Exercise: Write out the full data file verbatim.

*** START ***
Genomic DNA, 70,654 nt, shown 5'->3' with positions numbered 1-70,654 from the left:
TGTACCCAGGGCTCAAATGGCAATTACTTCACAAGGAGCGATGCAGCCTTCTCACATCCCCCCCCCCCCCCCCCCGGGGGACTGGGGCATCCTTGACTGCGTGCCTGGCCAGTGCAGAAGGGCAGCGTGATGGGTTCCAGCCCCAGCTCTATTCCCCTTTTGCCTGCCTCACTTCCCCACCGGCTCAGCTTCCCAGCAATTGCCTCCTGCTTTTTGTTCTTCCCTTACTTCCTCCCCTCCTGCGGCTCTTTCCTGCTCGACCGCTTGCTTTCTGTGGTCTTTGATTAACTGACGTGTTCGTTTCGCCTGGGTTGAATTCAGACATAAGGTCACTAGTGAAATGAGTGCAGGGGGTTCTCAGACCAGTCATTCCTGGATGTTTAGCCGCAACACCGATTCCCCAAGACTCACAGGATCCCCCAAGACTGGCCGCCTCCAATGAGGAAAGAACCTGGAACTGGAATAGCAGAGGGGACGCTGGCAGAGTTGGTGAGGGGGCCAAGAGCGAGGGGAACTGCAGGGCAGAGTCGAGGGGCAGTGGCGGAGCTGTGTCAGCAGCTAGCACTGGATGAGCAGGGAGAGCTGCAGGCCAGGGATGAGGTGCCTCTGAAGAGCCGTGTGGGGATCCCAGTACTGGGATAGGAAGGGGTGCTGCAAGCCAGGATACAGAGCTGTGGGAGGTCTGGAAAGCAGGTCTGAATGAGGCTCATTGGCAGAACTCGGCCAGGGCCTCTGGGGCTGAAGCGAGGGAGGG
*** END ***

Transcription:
Genomic DNA, 70,654 nt, shown 5'->3' with positions numbered 1-70,654 from the left:
TGTACCCAGGGCTCAAATGGCAATTACTTCACAAGGAGCGATGCAGCCTTCTCACATCCCCCCCCCCCCCCCCCCGGGGGACTGGGGCATCCTTGACTGCGTGCCTGGCCAGTGCAGAAGGGCAGCGTGATGGGTTCCAGCCCCAGCTCTATTCCCCTTTTGCCTGCCTCACTTCCCCACCGGCTCAGCTTCCCAGCAATTGCCTCCTGCTTTTTGTTCTTCCCTTACTTCCTCCCCTCCTGCGGCTCTTTCCTGCTCGACCGCTTGCTTTCTGTGGTCTTTGATTAACTGACGTGTTCGTTTCGCCTGGGTTGAATTCAGACATAAGGTCACTAGTGAAATGAGTGCAGGGGGTTCTCAGACCAGTCATTCCTGGATGTTTAGCCGCAACACCGATTCCCCAAGACTCACAGGATCCCCCAAGACTGGCCGCCTCCAATGAGGAAAGAACCTGGAACTGGAATAGCAGAGGGGACGCTGGCAGAGTTGGTGAGGGGGCCAAGAGCGAGGGGAACTGCAGGGCAGAGTCGAGGGGCAGTGGCGGAGCTGTGTCAGCAGCTAGCACTGGATGAGCAGGGAGAGCTGCAGGCCAGGGATGAGGTGCCTCTGAAGAGCCGTGTGGGGATCCCAGTACTGGGATAGGAAGGGGTGCTGCAAGCCAGGATACAGAGCTGTGGGAGGTCTGGAAAGCAGGTCTGAATGAGGCTCATTGGCAGAACTCGGCCAGGGCCTCTGGGGCTGAAGCGAGGGAGGG